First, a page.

Support Us



1312 obstructions to the right to demonstrate

The police surrounded us for hours, denying us water, access to toilets, and the warm clothes we were brought. The City has acknowledged its wrongdoing, but the apology is half-hearted and disappointing, firmly planted in an era where words like intersectional and systemic scare the powerful.

View more

On April 5th, 2013 I was, like nearly 300 other people, « souriciée » by the SPVM during a demonstration against the iniquitous P-6 regulation.  Surrounding us for hours, the police refused us water, access to the toilets, the warm clothes we were brought.

Shortly after my arrest, I became the representative in one of 16 class action suits filed in response to these abusive and arbitrary arrests. 10 years later, a settlement was reached: the city of Montreal will pay $6 million to the arrested.

The city has also acknowledged its wrongdoing. But the apology was halfhearted and disappointing, stuck in an era where words like intersectional and systemic scare the powerful. It took a lot of media coverage highlighting the fact that the apology was buried in a corner of their website, in a PDF document with no date, no header, and no signature, for Valerie Plante to finally pay lip service to it, restricting the deprivation of our basic rights and police brutality to the year 2012.

For this project, I wanted to give their text the existence in the public space that it has been denied by imagining a "translation" of the city's apology, from my perspective.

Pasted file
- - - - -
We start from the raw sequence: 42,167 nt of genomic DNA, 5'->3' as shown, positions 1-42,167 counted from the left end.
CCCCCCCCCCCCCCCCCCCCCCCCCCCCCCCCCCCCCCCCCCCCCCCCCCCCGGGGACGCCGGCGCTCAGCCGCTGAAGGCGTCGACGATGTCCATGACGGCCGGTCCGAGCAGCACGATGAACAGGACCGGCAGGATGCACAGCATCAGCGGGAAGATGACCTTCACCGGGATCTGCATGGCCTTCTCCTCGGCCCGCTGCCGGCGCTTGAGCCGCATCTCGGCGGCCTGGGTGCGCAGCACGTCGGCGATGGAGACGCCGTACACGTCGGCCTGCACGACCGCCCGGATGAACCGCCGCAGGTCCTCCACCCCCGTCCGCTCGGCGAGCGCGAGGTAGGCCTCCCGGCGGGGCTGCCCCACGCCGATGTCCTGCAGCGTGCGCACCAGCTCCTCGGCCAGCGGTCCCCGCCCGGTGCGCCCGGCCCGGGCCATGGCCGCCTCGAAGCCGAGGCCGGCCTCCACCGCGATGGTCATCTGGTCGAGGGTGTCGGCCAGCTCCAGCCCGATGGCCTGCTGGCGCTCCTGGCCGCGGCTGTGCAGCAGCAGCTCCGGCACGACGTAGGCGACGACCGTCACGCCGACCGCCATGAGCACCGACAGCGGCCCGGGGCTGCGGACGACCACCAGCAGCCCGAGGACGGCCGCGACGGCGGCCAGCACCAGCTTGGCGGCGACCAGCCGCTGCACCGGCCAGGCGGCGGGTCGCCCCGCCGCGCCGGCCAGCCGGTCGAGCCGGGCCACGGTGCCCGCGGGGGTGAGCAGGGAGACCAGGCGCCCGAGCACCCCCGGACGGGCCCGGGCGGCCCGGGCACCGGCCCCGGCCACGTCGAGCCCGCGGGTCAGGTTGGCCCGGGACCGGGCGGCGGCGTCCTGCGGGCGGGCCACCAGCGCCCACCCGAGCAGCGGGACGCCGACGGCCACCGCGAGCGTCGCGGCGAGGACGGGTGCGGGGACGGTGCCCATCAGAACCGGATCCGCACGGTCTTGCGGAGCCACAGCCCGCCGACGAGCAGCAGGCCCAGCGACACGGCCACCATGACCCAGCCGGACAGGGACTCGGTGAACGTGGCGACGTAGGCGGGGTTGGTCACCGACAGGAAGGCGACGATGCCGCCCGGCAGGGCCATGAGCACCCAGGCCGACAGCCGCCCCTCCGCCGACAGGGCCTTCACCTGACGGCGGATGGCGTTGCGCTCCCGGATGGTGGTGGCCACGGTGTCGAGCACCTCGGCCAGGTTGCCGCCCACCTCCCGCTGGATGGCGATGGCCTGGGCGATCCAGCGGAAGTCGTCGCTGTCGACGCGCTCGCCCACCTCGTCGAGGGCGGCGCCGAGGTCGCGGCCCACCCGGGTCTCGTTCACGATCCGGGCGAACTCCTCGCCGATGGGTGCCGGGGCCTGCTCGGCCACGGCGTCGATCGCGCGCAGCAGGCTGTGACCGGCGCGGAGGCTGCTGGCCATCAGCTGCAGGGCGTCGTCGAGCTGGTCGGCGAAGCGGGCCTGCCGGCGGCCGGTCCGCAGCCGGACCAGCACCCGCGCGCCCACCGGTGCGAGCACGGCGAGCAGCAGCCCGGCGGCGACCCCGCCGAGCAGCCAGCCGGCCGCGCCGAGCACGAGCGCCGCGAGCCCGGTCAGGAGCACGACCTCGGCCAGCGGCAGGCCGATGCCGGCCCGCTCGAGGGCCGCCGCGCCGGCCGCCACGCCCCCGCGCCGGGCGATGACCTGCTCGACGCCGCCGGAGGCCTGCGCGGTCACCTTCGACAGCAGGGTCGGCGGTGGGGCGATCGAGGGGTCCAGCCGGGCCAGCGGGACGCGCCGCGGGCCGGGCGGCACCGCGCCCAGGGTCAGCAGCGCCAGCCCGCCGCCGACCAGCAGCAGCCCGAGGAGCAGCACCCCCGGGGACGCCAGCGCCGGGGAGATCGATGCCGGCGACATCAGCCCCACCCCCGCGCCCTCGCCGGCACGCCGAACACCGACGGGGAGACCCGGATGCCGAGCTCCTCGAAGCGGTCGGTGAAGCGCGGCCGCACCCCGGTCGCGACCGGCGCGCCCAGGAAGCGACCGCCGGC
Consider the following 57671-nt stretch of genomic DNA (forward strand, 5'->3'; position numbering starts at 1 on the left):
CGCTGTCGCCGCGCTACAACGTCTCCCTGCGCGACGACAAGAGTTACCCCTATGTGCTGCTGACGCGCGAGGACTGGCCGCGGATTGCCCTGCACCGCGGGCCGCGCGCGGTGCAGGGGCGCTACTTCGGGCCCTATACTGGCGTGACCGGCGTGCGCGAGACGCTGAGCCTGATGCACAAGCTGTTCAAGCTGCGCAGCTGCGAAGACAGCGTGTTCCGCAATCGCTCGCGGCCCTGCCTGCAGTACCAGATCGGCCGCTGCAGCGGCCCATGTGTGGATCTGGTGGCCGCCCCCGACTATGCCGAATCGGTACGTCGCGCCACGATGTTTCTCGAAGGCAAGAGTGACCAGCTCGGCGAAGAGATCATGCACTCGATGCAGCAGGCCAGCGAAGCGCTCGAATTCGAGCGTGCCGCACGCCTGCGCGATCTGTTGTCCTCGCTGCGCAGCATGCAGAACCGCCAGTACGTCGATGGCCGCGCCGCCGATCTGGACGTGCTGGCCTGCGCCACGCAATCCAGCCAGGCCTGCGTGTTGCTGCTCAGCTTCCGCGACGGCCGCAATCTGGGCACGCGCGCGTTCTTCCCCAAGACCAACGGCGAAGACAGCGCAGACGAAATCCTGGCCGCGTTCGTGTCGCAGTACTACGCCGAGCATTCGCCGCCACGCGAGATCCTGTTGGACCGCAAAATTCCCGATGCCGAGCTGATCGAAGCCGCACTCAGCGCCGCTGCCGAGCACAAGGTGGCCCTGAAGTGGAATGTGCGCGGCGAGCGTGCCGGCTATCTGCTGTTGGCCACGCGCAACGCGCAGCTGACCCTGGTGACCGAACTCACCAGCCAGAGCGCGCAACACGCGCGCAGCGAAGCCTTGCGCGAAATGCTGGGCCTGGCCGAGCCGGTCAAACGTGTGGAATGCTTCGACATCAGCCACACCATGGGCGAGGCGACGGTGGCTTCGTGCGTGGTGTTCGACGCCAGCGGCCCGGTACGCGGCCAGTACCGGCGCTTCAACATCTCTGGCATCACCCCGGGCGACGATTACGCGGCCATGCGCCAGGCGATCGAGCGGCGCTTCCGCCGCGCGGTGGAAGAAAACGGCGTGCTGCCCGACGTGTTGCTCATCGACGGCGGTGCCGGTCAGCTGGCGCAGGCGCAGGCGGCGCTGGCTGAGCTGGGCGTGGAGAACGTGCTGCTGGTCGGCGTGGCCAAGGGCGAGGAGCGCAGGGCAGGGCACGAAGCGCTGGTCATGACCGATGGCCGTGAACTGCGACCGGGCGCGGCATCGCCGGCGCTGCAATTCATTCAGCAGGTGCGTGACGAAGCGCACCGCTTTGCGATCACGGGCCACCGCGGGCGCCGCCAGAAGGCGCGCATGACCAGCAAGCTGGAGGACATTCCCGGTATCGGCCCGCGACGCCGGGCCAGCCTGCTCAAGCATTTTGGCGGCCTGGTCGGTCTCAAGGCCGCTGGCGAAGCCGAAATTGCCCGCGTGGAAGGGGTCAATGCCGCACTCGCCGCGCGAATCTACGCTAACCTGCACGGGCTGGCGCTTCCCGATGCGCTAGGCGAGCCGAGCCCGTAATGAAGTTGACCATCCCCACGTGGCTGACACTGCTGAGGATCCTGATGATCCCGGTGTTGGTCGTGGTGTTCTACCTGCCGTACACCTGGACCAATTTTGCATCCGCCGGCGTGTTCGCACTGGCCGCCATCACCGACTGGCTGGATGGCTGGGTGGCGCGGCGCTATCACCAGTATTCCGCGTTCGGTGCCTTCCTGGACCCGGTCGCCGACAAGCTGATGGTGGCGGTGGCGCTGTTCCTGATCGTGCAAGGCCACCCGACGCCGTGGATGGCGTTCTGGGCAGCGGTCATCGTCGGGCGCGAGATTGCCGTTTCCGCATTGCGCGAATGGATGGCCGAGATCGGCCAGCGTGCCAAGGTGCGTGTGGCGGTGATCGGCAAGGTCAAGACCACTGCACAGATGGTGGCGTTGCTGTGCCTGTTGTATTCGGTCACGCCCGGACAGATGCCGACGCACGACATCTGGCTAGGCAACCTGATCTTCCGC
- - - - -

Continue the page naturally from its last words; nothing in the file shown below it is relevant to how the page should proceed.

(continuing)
Thanks to David Cherniak and Marie-Hélène Racine for their invaluable proofreading.

The city's apology

"Between 2011 and 2015, various social protest movements led to major demonstrations in Montreal.  

In the context of the out-of-court settlement of 16 class actions for which the city of Montreal is being sued in this context, the city recognizes that certain actions taken by police forces and the municipal administration towards participants in the demonstrations covered by these class actions infringed on some of their fundamental rights, thereby causing them damage. 

It is for this reason that the city of Montreal publicly apologizes to all of these individuals."

Jenny Cartwright

Jenny Cartwright explores themes of self-determination and inequality through topics such as gentrification, activism, work and poverty. It is through this bias towards the marginalized that she attempts to combine poetry and manifestos. While she constantly questions the way she tells stories, moving from classical to experimental film and from installation to sound creation, her practice remains resolutely documentary.